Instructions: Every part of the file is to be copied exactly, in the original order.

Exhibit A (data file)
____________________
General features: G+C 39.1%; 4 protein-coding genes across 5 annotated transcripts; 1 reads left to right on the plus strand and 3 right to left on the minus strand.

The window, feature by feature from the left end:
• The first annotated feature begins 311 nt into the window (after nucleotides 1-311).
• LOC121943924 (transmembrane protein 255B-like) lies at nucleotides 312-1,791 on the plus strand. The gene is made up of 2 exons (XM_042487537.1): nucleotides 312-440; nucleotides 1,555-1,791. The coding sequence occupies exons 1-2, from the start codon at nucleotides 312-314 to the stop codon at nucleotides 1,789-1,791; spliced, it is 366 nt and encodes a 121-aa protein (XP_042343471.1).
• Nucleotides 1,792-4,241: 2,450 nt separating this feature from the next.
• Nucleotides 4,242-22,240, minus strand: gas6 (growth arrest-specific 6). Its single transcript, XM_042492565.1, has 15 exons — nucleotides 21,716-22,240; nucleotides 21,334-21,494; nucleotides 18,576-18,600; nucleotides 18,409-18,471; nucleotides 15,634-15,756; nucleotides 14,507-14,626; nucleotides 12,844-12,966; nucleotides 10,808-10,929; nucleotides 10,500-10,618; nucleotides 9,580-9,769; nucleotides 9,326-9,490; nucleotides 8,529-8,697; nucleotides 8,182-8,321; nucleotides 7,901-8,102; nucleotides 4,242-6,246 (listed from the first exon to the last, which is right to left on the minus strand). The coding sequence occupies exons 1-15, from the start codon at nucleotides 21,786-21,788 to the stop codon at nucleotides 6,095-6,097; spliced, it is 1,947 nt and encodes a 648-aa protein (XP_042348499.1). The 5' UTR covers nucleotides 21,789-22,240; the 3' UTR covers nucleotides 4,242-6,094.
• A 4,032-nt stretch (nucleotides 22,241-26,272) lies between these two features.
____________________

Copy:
General features: G+C 39.1%; 4 protein-coding genes across 5 annotated transcripts; 1 reads left to right on the plus strand and 3 right to left on the minus strand.

The window, feature by feature from the left end:
• The first annotated feature begins 311 nt into the window (after nucleotides 1-311).
• LOC121943924 (transmembrane protein 255B-like) lies at nucleotides 312-1,791 on the plus strand. The gene is made up of 2 exons (XM_042487537.1): nucleotides 312-440; nucleotides 1,555-1,791. The coding sequence occupies exons 1-2, from the start codon at nucleotides 312-314 to the stop codon at nucleotides 1,789-1,791; spliced, it is 366 nt and encodes a 121-aa protein (XP_042343471.1).
• Nucleotides 1,792-4,241: 2,450 nt separating this feature from the next.
• Nucleotides 4,242-22,240, minus strand: gas6 (growth arrest-specific 6). Its single transcript, XM_042492565.1, has 15 exons — nucleotides 21,716-22,240; nucleotides 21,334-21,494; nucleotides 18,576-18,600; nucleotides 18,409-18,471; nucleotides 15,634-15,756; nucleotides 14,507-14,626; nucleotides 12,844-12,966; nucleotides 10,808-10,929; nucleotides 10,500-10,618; nucleotides 9,580-9,769; nucleotides 9,326-9,490; nucleotides 8,529-8,697; nucleotides 8,182-8,321; nucleotides 7,901-8,102; nucleotides 4,242-6,246 (listed from the first exon to the last, which is right to left on the minus strand). The coding sequence occupies exons 1-15, from the start codon at nucleotides 21,786-21,788 to the stop codon at nucleotides 6,095-6,097; spliced, it is 1,947 nt and encodes a 648-aa protein (XP_042348499.1). The 5' UTR covers nucleotides 21,789-22,240; the 3' UTR covers nucleotides 4,242-6,094.
• A 4,032-nt stretch (nucleotides 22,241-26,272) lies between these two features.